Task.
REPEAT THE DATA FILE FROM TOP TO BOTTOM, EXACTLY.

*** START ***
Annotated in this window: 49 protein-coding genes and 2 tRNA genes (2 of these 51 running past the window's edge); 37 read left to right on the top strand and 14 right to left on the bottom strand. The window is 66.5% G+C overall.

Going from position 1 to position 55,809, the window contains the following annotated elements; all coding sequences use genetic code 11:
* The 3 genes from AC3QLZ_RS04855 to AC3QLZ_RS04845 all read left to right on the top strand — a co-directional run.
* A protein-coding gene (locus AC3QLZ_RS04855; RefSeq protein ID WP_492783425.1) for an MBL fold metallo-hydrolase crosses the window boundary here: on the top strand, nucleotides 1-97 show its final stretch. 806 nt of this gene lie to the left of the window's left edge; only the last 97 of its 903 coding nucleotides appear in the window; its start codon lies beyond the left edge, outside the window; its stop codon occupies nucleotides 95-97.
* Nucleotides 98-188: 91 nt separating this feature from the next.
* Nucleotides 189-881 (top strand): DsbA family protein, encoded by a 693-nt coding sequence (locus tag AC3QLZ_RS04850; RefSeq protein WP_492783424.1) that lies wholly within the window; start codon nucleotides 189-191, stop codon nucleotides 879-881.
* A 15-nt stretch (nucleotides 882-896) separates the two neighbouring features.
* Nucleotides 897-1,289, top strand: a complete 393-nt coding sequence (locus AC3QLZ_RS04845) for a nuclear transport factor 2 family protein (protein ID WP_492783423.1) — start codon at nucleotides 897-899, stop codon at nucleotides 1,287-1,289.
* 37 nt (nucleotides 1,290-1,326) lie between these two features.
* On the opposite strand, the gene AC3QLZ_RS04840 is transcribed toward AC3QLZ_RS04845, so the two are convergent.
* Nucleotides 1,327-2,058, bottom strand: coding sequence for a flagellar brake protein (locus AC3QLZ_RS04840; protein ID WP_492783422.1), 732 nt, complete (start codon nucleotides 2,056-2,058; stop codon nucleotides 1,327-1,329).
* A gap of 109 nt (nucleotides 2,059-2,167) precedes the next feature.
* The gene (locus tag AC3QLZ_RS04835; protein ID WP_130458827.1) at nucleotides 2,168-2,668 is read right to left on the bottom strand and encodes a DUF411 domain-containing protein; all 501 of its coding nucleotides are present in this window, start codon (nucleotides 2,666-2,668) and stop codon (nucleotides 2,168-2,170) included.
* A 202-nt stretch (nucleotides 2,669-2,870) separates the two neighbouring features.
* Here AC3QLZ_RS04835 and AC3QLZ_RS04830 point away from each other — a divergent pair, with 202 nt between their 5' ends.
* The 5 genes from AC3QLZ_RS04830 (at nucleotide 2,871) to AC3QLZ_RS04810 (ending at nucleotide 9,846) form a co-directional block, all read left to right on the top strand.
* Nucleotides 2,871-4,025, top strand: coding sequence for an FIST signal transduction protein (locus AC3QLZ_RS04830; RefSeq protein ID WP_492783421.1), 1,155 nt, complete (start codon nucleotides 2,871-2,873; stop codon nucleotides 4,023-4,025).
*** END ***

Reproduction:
Annotated in this window: 49 protein-coding genes and 2 tRNA genes (2 of these 51 running past the window's edge); 37 read left to right on the top strand and 14 right to left on the bottom strand. The window is 66.5% G+C overall.

Going from position 1 to position 55,809, the window contains the following annotated elements; all coding sequences use genetic code 11:
* The 3 genes from AC3QLZ_RS04855 to AC3QLZ_RS04845 all read left to right on the top strand — a co-directional run.
* A protein-coding gene (locus AC3QLZ_RS04855; RefSeq protein ID WP_492783425.1) for an MBL fold metallo-hydrolase crosses the window boundary here: on the top strand, nucleotides 1-97 show its final stretch. 806 nt of this gene lie to the left of the window's left edge; only the last 97 of its 903 coding nucleotides appear in the window; its start codon lies beyond the left edge, outside the window; its stop codon occupies nucleotides 95-97.
* Nucleotides 98-188: 91 nt separating this feature from the next.
* Nucleotides 189-881 (top strand): DsbA family protein, encoded by a 693-nt coding sequence (locus tag AC3QLZ_RS04850; RefSeq protein WP_492783424.1) that lies wholly within the window; start codon nucleotides 189-191, stop codon nucleotides 879-881.
* A 15-nt stretch (nucleotides 882-896) separates the two neighbouring features.
* Nucleotides 897-1,289, top strand: a complete 393-nt coding sequence (locus AC3QLZ_RS04845) for a nuclear transport factor 2 family protein (protein ID WP_492783423.1) — start codon at nucleotides 897-899, stop codon at nucleotides 1,287-1,289.
* 37 nt (nucleotides 1,290-1,326) lie between these two features.
* On the opposite strand, the gene AC3QLZ_RS04840 is transcribed toward AC3QLZ_RS04845, so the two are convergent.
* Nucleotides 1,327-2,058, bottom strand: coding sequence for a flagellar brake protein (locus AC3QLZ_RS04840; protein ID WP_492783422.1), 732 nt, complete (start codon nucleotides 2,056-2,058; stop codon nucleotides 1,327-1,329).
* A gap of 109 nt (nucleotides 2,059-2,167) precedes the next feature.
* The gene (locus tag AC3QLZ_RS04835; protein ID WP_130458827.1) at nucleotides 2,168-2,668 is read right to left on the bottom strand and encodes a DUF411 domain-containing protein; all 501 of its coding nucleotides are present in this window, start codon (nucleotides 2,666-2,668) and stop codon (nucleotides 2,168-2,170) included.
* A 202-nt stretch (nucleotides 2,669-2,870) separates the two neighbouring features.
* Here AC3QLZ_RS04835 and AC3QLZ_RS04830 point away from each other — a divergent pair, with 202 nt between their 5' ends.
* The 5 genes from AC3QLZ_RS04830 (at nucleotide 2,871) to AC3QLZ_RS04810 (ending at nucleotide 9,846) form a co-directional block, all read left to right on the top strand.
* Nucleotides 2,871-4,025, top strand: coding sequence for an FIST signal transduction protein (locus AC3QLZ_RS04830; RefSeq protein ID WP_492783421.1), 1,155 nt, complete (start codon nucleotides 2,871-2,873; stop codon nucleotides 4,023-4,025).